The arrangement of FIG. 2 is intended to overcome a difficulty which may not be significant when the simple networks of FIG. 1 are used, but may be so when the networks 15 and 16 are such that substantial current can flow from the bias voltage source 6 through the networks to the terminal 1a and thence into the signal source 1. Under these circumstances any substantial variation in the impedance of the signal source, such as could arise if the signal voltage is set up on a potentiometer, would produce a variable error in the output voltage. However, by adjustment of the wiper of potentiometer 18, a current may be applied to the terminal 1a to nullify the current flowing to the terminal 1a through the networks 15 and 16, so that there is no resultant current from the bias voltage flowing in the signal source impedance. After the networks 15 and 16 have been set up to generate the desired function of the signal, the potentiometer 18 is adjusted so that zero voltage appears at terminal 1 due to the bias voltage. More than one arrangement such as 17, 18, 19 may be provided if the generator is arranged to generate a function of more than one variable. In some cases, the generator may include bias sources such as 6 providing bias potentials of opposite polarities, with appropriate modifications in other parts of the circuit. In that case, the potentials applied to the compensating potentiometers 18 may be derived from the bias source providing the potentials of the required polarity.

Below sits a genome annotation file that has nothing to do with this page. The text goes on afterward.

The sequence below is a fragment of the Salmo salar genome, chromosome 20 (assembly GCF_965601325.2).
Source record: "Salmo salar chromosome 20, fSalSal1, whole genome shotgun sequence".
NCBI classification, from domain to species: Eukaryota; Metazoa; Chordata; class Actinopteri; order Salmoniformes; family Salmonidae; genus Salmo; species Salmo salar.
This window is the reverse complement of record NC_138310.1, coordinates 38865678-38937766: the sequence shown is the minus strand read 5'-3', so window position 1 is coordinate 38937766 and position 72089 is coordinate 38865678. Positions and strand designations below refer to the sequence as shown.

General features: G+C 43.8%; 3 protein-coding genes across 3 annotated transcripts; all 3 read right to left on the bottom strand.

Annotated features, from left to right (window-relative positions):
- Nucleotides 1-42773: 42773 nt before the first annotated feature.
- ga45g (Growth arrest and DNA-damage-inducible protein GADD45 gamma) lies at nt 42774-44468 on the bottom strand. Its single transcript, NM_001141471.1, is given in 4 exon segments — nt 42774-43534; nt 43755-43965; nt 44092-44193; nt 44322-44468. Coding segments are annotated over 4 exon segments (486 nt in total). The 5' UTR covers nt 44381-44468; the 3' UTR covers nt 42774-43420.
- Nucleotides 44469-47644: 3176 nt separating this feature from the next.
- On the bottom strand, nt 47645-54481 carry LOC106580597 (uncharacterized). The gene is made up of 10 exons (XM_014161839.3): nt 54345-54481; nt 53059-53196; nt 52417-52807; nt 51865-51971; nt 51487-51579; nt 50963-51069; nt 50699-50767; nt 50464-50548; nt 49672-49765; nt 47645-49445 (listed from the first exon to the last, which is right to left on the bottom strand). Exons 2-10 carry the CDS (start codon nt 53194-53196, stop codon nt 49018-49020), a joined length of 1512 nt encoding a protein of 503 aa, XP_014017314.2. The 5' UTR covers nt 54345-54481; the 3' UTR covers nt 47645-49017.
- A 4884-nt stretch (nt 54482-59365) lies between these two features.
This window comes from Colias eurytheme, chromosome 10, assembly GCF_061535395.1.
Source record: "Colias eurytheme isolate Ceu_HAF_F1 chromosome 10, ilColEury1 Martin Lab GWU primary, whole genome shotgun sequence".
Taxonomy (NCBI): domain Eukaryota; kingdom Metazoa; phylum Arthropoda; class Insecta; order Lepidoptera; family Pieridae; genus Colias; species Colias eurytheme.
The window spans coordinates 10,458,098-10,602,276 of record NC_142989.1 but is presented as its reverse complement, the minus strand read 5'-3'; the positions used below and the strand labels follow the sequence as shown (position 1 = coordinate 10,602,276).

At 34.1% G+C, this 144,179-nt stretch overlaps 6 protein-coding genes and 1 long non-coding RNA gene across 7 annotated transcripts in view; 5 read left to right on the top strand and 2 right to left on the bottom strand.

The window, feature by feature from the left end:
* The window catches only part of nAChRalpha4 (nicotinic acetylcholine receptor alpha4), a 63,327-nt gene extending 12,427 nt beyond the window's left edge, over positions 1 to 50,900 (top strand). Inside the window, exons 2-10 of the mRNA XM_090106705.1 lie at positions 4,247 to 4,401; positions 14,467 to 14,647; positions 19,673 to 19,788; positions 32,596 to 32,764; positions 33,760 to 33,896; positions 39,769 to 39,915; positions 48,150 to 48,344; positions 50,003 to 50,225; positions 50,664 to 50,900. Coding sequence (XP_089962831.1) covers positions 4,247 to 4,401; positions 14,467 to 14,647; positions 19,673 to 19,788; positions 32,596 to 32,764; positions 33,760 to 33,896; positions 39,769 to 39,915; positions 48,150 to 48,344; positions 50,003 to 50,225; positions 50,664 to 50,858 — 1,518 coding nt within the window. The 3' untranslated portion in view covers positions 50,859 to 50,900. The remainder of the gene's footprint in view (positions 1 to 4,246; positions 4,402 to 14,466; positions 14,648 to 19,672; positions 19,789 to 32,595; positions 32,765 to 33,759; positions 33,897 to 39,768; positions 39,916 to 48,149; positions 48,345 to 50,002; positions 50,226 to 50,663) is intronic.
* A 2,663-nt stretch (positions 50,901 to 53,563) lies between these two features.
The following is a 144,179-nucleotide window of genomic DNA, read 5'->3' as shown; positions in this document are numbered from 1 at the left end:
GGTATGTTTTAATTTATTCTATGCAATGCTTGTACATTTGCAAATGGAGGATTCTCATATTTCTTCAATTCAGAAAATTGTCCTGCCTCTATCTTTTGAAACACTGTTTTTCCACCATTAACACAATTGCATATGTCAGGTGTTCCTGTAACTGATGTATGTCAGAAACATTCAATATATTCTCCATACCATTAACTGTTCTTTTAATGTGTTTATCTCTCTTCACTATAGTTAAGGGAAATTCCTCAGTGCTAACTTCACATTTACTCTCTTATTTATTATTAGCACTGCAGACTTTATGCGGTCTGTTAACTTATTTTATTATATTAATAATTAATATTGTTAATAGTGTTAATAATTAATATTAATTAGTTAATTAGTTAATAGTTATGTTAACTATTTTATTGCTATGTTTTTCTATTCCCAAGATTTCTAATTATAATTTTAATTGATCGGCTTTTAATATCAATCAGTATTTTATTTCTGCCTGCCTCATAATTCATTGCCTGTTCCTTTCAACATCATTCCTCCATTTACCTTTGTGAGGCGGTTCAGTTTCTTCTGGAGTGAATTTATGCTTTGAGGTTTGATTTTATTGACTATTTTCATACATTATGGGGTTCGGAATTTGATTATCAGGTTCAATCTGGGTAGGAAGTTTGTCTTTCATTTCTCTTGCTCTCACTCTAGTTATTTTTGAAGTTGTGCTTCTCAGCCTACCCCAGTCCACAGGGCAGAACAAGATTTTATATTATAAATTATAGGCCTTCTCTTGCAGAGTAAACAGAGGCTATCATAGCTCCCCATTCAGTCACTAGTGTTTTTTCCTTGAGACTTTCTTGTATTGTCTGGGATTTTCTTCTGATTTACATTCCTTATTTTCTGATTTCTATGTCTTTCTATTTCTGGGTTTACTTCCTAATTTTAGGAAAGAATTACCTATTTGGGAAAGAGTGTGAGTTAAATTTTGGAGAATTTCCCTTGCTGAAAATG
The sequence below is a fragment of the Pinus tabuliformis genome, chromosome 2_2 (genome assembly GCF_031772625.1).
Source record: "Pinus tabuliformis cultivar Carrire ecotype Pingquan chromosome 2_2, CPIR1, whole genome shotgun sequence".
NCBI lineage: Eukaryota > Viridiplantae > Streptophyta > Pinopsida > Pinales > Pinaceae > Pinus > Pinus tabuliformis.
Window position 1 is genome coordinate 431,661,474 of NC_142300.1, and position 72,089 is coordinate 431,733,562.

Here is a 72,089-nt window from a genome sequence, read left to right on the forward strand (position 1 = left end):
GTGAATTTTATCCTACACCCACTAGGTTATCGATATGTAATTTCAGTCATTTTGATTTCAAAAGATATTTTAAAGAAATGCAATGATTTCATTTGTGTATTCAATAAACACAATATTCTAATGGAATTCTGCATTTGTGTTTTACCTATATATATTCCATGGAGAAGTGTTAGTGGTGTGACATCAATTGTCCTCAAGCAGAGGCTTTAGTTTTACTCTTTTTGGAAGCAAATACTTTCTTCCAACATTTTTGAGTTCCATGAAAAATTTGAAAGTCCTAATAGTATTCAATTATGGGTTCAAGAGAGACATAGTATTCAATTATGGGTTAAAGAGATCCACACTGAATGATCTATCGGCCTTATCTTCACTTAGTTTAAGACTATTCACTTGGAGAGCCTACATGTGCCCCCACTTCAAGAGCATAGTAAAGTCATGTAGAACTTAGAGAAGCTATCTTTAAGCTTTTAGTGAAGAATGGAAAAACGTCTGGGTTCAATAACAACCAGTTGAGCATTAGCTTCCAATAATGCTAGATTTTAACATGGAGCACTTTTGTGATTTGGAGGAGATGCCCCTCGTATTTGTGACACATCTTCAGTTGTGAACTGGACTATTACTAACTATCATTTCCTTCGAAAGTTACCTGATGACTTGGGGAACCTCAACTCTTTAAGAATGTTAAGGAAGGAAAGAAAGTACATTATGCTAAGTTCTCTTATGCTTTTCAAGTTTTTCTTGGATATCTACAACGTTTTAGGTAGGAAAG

As explained above, the invention has the advantage of enabling a high impedance source, such as a potentiometer, to be used as the source 1, without the need to interpose an impedance transforming amplifier or other means to maintain the required accuracy of the circuit. The invention may however be used to obtain one or more additional or alternative advantages. One such advantage is that the capacities associated with diodes such as 4 and 5 when nonconducting are effectively short circuited by diodes such as 13 and 14, so that the high frequency response of the generator is improved. In addition, the shunt diodes 13 and 14 serve to reduce significantly the reverse voltages applied to the diodes 4 and 5 when nonconducting, so that diodes with a relatively low reverse-to-forward resistance ratio and relatively low break down voltage can be employed without the same reduction in performance as would otherwise be engendered.